August 31, 2009
The Toe TacticOriginally reviewed on GC Daily from the San Francisco International Film Festival. Reviewer: Craig Phillips
Rating (out of 5): ***
Animator Emily Hubley, the daughter of renowned animators John and Faith Hubley (A Windy Day, Voyage to Next), is perhaps best known for her work on Hedwig and the Angry Inch, but she's also director of a wealth of fine animated shorts. The Toe Tactic is both her first feature and her first live action film and, as you'd expect and hope, that live action is interspersed with her wonderfully wobbly, colorful cartoons. In the post-screening Q&A, Hubley confessed that her original intent was to make an all-live action film, with one brief animated sequence, but then things took off, evolved... and now, animated dogs control the universe in playfully self-deprecating interludes that do a fine job of carrying the film forward. The film stars lovely young actress Lily Rabe, who has a little bit of a young Laura Linney-ish vibe, and is the daughter of Jill Clayburgh and playwright David Rabe), along with Daniel London (Old Joy), who plays the shy elevator man who finds her appealing. The Toe Tactic is also boosted by a wonderfully eccentric, recognizable cast of indie stalwarts - including the ubiquitous Kevin Corrigan as a neighborhood piano teacher, John Sayles as Rabe's landlord, the always reliably wacky Jane Lynch (the "fuck buddy" boss in 40 Year Old Virgin and several Christopher Guest mockumentaries) as a bitter open mic night hostess and Mary Kay Place as the worrying mother - along with voices provided by comics (David Cross, for example, as one of the animated dogs) and veteran actors (Eli "Yes I'm Still Alive" Wallach, Andrea Martin, Marian Seldes). A plot involving Rabe's friendship with an eccentric and lonely woman played by Novella Nelson gets a bit muddled along the way. The multiple character framework with the gentle comedy about yearning and loss may remind you of Miranda July's Me and You and Everyone We Know and the melancholy Australian film Look Both Ways, and while it isn't as polished as either of those films, it's charm lies in its low-key humor (the open mic night is one highlight) and sweetness. Toe Tactic has some decidedly awkward, amateurish moments in pacing and tone, and the thin story isn't really much to hang a cartoon hat on - young woman trying to finally move past the tragic death of her father years before - but Hubley mostly resists making things too mawkish or cutesy, and the film does grow into its own as it moves along. In short, it's slight and imperfect, but so lovely and lovingly made that it's hard to pick on, too. The appropriately moody but sweet music score is by Yo La Tengo, by the way, one of the members of which is Emily Hubley's sister Georgia. The DVD includes three short films by Hubley.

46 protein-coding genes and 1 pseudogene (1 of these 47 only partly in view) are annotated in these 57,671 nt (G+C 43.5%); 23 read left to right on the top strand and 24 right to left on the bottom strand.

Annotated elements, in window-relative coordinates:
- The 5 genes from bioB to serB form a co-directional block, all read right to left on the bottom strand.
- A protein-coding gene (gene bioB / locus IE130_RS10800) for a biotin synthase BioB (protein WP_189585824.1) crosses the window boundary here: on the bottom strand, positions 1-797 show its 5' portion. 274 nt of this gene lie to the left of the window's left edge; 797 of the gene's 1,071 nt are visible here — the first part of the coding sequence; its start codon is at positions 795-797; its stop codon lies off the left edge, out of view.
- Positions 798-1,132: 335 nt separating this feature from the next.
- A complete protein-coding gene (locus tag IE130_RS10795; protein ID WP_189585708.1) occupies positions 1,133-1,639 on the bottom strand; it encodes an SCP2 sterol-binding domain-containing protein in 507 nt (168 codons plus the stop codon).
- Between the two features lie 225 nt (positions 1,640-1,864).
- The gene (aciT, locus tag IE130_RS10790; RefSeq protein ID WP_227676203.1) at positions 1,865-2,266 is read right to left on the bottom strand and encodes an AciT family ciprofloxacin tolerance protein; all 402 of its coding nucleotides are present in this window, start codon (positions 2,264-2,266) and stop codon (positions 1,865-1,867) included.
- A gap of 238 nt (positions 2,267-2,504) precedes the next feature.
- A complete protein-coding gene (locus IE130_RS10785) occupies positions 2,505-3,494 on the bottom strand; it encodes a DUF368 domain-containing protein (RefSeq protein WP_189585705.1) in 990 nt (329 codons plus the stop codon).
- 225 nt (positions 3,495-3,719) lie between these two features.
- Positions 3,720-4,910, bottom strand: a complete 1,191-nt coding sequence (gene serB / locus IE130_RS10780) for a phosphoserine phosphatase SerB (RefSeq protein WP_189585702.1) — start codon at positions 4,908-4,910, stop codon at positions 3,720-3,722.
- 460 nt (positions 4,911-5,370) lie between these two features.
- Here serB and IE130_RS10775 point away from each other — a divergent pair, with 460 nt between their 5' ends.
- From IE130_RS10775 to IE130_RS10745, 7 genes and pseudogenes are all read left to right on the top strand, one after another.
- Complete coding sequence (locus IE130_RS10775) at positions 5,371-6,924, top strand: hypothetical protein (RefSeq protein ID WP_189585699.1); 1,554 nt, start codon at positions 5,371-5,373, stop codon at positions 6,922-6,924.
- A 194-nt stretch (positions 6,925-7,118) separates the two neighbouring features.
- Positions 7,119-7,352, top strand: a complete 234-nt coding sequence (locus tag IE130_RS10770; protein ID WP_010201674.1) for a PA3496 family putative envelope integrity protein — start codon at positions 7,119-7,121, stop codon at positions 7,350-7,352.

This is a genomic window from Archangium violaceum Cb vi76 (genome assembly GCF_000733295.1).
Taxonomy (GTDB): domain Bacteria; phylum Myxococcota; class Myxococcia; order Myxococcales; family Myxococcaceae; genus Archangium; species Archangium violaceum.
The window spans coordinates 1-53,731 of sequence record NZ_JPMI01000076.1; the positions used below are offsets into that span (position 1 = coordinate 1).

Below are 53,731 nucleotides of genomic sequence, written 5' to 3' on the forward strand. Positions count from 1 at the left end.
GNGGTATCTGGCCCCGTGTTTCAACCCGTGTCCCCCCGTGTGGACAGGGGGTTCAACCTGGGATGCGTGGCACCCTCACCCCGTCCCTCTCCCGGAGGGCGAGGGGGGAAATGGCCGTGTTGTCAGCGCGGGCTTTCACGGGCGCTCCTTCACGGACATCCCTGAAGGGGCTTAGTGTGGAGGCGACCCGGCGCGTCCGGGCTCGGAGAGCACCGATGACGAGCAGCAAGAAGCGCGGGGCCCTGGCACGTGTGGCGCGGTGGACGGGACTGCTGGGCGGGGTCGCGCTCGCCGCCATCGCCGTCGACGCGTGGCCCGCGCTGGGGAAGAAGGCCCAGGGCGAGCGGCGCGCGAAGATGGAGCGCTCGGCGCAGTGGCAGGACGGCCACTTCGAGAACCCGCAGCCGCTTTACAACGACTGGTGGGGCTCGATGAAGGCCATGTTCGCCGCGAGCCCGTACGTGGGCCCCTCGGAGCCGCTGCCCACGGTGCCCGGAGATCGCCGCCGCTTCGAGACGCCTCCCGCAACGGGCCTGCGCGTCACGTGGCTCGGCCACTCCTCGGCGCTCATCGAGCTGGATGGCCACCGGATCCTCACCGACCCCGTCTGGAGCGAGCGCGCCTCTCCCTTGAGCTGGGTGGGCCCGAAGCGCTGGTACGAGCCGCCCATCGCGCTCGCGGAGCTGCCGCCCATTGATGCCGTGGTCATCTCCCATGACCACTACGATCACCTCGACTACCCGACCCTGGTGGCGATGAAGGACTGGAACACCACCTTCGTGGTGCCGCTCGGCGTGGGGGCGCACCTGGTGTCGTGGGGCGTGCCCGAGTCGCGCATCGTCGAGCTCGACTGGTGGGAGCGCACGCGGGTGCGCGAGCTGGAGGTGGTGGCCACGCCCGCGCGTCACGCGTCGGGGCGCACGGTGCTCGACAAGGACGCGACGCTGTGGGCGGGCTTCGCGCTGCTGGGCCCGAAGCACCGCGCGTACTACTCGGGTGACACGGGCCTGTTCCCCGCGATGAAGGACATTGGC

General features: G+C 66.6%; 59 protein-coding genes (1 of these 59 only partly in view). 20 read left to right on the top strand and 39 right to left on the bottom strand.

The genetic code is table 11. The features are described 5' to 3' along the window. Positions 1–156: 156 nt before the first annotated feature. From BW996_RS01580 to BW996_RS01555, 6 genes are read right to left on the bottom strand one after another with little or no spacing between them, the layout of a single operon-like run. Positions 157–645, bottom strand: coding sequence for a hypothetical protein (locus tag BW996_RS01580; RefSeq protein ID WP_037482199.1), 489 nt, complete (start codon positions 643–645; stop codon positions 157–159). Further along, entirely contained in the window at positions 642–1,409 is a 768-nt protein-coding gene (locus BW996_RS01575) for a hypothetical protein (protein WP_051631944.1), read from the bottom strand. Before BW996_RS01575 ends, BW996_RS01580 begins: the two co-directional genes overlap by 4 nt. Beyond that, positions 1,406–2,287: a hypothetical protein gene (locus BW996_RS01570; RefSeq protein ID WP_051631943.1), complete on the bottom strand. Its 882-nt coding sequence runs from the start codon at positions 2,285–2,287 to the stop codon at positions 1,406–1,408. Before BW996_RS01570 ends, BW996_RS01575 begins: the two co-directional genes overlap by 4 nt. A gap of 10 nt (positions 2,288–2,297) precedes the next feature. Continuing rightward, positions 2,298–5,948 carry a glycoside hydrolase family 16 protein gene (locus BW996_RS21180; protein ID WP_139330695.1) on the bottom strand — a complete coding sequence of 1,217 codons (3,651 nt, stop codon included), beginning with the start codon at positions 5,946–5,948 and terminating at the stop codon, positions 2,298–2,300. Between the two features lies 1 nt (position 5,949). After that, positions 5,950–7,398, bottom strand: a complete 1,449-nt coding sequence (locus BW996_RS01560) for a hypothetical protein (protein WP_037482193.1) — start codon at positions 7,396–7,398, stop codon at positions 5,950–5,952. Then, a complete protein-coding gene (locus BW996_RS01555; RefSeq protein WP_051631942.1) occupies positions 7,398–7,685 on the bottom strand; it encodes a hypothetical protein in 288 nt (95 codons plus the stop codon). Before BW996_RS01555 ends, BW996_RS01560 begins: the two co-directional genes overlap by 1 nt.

Posted by cphillips at August 31, 2009 8:02 PM